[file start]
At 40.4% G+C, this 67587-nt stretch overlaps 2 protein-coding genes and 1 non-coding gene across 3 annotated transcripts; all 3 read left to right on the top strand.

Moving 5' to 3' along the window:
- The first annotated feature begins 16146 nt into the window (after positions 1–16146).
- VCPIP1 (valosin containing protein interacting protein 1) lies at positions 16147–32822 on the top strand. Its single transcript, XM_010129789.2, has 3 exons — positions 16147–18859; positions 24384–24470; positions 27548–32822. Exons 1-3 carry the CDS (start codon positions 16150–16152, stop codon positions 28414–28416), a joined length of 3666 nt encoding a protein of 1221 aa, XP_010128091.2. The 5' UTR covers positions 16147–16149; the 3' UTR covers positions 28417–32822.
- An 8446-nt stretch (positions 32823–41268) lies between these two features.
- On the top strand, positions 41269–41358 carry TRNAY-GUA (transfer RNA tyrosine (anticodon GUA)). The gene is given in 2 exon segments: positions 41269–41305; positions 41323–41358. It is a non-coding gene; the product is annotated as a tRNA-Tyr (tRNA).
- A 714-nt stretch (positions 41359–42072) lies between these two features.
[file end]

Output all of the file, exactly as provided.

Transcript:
At 40.4% G+C, this 67587-nt stretch overlaps 2 protein-coding genes and 1 non-coding gene across 3 annotated transcripts; all 3 read left to right on the top strand.

Moving 5' to 3' along the window:
- The first annotated feature begins 16146 nt into the window (after positions 1–16146).
- VCPIP1 (valosin containing protein interacting protein 1) lies at positions 16147–32822 on the top strand. Its single transcript, XM_010129789.2, has 3 exons — positions 16147–18859; positions 24384–24470; positions 27548–32822. Exons 1-3 carry the CDS (start codon positions 16150–16152, stop codon positions 28414–28416), a joined length of 3666 nt encoding a protein of 1221 aa, XP_010128091.2. The 5' UTR covers positions 16147–16149; the 3' UTR covers positions 28417–32822.
- An 8446-nt stretch (positions 32823–41268) lies between these two features.
- On the top strand, positions 41269–41358 carry TRNAY-GUA (transfer RNA tyrosine (anticodon GUA)). The gene is given in 2 exon segments: positions 41269–41305; positions 41323–41358. It is a non-coding gene; the product is annotated as a tRNA-Tyr (tRNA).
- A 714-nt stretch (positions 41359–42072) lies between these two features.